In Chippewa, a’ninandak’, balsam fir is an edible and mostly medicinal tree that’s the closest local plant to frankincense that I know of, scent-wise. (But it’s not a sedative.) Its resin can also be used to make Balm of Gilead, mentioned in poplar posts.

A little ecological history: When the fight against eastern spruce budworm vs firs started, so did the fight over the spraying of forests. But there’s a topic for another time! Fir is a widely used medicinal and was even available in drug stores back in the day.

Edible Uses of Balsam Fir

Balsam Fir - Abies Balsamea
Balsam Fir – Abies Balsamea

As a starvation food the inner bark of balsalm fir was grated and eaten, or dried and ground into meal to extend flour supplies. It’s not very palatable.

The bitter bark gum or branch tips can be used to make a tea, like spruce tip tea!

Needles high in vitamin C and antioxidants.

Medicinal Uses of Balsam Fir

Balsam fir is primarily said to support these body systems:

  • Integumentary
  • Respiratory

Medicinal tags include Antiseptic, Astringent, Diuretic, Expectorant, and Stimulant. See Medicinal tag key for more information.

Common usage includes the resin for colds and cough, and also for sores and wounds (including in a version of Balm of Gilead – covered here). The resin is commonly used both to wash and dress wounds and sores.

Fir has been a best bud this last winter. I popped some resin out for my stuffy nose numerous times, and gathered boughs with my sticky hands to stuff in my pillow to help me breathe clearly at night. Better change those every few days or they’ll fall apart and end up sticking all over you if they get out of your pillow case!

Alternative Uses

It’s a popular Christmas tree because it holds its needles longer.

The resin or gum from bark blisters was a vintage cottage industry – it was used to make turpentine. It has also been used for soaps, candles, deodorizers, perfumes, and unsurprisingly once you’ve had it on your fingers, as a cement glue.

And for fun, there’s the balsam sap boats:

Growing

Firs like to grow all around their parents, often in clusters, where few if any will survive long term. Reminds me of when someone called a tree I planted “dirty”. “Fertile” sounds better. So once you find some mature firs, you’ll likely spot many young trees that are losing the race to the top of the forest, to begin with, that can be used as an Xmas tree or replanted in sunnier spots. (From trees to grouse to raccoons and so on, most forest dwellers die young.)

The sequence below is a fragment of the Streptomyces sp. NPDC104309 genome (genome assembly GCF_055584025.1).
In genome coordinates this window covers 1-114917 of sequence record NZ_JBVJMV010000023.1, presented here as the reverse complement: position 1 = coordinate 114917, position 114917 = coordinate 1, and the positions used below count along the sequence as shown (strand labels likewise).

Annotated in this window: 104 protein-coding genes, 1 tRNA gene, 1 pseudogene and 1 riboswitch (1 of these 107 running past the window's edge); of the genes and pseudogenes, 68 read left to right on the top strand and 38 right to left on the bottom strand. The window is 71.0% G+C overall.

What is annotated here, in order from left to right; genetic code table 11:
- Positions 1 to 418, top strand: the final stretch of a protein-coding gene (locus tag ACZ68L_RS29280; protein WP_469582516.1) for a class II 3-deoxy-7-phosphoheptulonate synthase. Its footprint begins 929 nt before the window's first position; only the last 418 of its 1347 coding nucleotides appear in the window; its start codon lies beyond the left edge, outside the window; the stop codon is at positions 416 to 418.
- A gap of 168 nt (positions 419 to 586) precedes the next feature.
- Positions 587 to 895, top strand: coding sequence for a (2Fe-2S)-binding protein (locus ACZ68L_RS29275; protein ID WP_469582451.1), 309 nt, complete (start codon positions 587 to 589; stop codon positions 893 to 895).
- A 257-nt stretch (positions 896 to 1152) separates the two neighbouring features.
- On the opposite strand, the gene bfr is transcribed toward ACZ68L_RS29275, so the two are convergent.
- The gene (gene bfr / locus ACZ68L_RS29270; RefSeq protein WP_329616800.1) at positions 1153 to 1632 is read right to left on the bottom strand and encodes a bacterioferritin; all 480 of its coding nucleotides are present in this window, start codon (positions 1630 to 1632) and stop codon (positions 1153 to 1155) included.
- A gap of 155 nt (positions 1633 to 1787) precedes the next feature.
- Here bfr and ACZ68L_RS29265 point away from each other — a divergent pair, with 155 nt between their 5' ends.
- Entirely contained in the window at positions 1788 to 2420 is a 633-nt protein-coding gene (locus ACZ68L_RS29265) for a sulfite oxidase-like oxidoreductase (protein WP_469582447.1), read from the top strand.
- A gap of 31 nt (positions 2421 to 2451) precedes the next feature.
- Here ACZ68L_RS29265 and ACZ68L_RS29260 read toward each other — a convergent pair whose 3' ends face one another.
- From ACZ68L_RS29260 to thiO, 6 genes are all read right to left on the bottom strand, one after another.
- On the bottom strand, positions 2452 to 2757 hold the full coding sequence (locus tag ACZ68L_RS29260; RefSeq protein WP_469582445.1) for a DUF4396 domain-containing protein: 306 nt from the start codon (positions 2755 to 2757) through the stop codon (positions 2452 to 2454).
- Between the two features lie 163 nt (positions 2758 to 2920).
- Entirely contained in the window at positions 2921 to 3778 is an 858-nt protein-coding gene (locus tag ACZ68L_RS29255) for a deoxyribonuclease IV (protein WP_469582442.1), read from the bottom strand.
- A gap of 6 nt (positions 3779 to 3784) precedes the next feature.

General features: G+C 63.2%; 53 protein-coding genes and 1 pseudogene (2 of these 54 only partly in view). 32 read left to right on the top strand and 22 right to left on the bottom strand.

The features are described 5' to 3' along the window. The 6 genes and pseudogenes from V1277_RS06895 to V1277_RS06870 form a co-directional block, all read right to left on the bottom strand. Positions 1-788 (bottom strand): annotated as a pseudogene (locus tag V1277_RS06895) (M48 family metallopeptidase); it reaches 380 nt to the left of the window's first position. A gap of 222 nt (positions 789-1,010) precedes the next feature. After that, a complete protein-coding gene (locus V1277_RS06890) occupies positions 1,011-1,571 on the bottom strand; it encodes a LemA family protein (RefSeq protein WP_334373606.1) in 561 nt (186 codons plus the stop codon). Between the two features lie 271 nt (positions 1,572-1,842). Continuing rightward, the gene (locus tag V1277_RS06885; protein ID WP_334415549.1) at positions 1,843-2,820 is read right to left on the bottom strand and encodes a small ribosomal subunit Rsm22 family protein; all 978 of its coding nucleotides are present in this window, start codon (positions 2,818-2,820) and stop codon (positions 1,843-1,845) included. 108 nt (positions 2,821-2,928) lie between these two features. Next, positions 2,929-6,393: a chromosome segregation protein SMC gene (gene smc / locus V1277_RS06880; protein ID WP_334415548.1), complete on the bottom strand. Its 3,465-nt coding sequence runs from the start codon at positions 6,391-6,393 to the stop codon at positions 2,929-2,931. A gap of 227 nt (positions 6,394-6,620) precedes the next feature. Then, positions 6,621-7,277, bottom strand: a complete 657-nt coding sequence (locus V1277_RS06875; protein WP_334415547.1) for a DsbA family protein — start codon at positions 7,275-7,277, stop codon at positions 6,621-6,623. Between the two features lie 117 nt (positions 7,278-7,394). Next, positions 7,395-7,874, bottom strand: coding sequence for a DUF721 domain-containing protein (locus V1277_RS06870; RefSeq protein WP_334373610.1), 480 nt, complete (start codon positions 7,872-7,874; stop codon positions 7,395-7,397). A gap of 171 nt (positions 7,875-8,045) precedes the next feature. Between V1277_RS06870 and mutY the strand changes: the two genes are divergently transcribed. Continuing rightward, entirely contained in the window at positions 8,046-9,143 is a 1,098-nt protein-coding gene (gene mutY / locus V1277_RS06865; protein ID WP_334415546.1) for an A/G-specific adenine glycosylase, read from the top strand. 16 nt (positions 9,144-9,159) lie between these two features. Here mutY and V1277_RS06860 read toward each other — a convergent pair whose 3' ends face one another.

Speaking of age here’s young fir tree bark (left) next to an old fir tree’s bark (right). Amazing difference, isn’t it?

Popping resin out of a blister on a relatively young fir.

Warnings

The resin can cause a reaction in sensitive skin.

It may induce vomiting in strong doses.

And the Usual Cautions:

1) Most medicinal herbs, if edible, are meant to be eaten in moderation, even sparingly. Some require extra preparation.

2) People can be allergic or sensitive to nearly any plant; try new herbs one at a time at your own risk.

3) For medicinal use, I must recommend receiving a diagnosis and working with a reputed health care provider. I generally do not post specific treatments and dosages because I think that is best between you and your health care provider, and ideally monitored. Herbalists do not have an official certification yet, but that may be in the works.

4) Anyone pregnant, nursing, or taking prescription drugs should talk to a health care professional before adding new food items to their diet.

5) Many plants have look-a-likes, and sometimes they are poisonous.

REFERENCES

wiki/Abies_balsamea

Reader’s Digest Magic and Medicine of Plants

Indian Herbalogy of North America: The Definitive Guide to Native Medicinal Plants and Their Uses

How Indians Use Wild Plants for Food, Medicine & Crafts (Native American)

Edible and Medicinal Plants of Canada

An Eclectic Guide to Trees East of the Rockies

Ontario Nature Guide

Forest Plants of Central Ontario

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